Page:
Data has been transmitted across a national electricity grid for the first time, in what could be a significant step towards the creation of virtual power stations, where many thousands of homes and businesses combine to manage electricity use more smartly.
The new technology could lead to lower energy bills for consumers who allow small variations in the energy consumption of their appliances, such as water heaters or freezers.
The flexibility provided by thousands of appliances combined could reduce peaks in energy use and remove the need for some large new gas or nuclear power stations or polluting diesel generator farms that are started up in times of short supply.
The new data system, created using telecoms technology by Reactive Technologies (RT) and now successfully tested on the UK’s National Grid, could also allow the optimum use of intermittent renewable energy, an important feature given the fast-rising proportion of green energy on the grid.
Unlike the smart meters being rolled out by the UK government, the new system is anonymous, with no data on household energy use being collected and therefore avoiding concerns about privacy.
The system uses new technology to send messages through national electricity cables to any appliances with a smart plug connected to the mains, asking it to adjust its energy use. In the home, this could mean allowing the temperature of a freezer to increase by 0.5C to cut demand or turning up a water heater at 1am to utilise spare renewable energy.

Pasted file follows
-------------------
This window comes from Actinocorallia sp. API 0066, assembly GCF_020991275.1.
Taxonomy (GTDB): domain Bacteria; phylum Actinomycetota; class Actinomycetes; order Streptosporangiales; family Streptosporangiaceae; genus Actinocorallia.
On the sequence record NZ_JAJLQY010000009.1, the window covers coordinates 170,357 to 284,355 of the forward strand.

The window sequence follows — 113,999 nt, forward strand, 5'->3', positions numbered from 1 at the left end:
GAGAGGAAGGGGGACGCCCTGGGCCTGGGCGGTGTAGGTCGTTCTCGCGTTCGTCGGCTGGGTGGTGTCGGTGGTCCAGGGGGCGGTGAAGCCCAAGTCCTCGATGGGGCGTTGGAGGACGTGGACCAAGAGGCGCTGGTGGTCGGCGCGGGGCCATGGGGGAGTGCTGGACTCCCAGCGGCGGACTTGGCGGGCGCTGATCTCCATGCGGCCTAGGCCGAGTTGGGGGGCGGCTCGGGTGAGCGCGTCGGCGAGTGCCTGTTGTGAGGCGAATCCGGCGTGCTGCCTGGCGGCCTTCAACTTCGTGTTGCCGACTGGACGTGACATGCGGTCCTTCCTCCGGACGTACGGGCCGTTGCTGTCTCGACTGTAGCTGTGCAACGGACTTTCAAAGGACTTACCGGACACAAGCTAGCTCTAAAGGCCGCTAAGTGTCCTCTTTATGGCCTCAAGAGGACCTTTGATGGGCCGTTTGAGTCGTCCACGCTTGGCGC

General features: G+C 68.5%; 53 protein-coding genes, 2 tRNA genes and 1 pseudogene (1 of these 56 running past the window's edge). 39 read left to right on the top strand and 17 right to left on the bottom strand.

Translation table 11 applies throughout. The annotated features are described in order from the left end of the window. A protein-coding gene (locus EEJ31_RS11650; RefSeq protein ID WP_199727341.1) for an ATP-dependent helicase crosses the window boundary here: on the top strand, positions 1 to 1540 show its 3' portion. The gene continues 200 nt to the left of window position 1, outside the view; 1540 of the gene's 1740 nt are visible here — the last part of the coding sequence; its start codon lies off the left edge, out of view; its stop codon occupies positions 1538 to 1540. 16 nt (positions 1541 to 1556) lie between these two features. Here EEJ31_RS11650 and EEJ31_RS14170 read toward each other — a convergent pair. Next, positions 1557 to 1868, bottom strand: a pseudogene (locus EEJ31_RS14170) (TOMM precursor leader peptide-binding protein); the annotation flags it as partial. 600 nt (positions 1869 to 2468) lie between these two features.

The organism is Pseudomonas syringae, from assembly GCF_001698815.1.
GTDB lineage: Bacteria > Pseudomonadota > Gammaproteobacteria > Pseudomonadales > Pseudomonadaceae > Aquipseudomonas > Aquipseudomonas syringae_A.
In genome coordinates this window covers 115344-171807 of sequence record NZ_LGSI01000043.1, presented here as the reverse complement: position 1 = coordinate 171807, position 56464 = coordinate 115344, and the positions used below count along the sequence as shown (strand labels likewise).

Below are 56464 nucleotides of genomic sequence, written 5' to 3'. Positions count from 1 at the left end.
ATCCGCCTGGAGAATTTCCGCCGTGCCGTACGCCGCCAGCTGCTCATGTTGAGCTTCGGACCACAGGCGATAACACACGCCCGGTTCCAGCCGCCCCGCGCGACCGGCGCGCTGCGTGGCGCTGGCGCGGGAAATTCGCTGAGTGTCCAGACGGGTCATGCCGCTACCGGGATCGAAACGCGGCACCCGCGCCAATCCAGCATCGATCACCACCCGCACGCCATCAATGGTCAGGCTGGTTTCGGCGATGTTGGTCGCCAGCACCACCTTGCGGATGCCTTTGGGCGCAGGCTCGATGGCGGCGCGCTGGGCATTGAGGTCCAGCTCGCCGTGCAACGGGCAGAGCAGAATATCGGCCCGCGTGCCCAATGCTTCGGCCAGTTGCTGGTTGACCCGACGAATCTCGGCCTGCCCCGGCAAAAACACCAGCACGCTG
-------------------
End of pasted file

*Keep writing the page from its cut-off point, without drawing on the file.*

In the commercial sector, where the technology will be first rolled out, it could mean water company pumps are used at specific times or an office air-conditioning system is adjusted.
The development is part of a wholesale change taking place in the energy industry, in which large, centralised fossil-fuel power stations are being replaced by decentralised renewable energy and smart grids. The government’s own National Infrastructure Commission (NIC), the National Grid and industry group Energy UK have all said an energy “revolution” is taking place, delivering a low-carbon system that is more secure, cheaper and faster to build.
The NIC recently estimated that UK consumers could save £8bn a year by 2030 by adopting smart power technology, while also helping the nation meet its climate change targets. Numerous companies are working on smart grid concepts.
“The old mindset would be, we need to build more power stations,” said Jens Madrian, at RT and former CFO at “big six” utility RWE npower. “We disagree with that. There are other ways of managing electricity, one of which is carrying knowledge from the telecommunications and software engineering side into the energy sector.”
Marc Borrett, RT’s CEO said: “What is better? Building a Hinkley, which if it goes down you have lost 7% of the national electricity generation, or building up capacity from many hundreds of thousands of smaller devices around the UK? It needs quite a cultural shift: smaller is better, distributed is better.”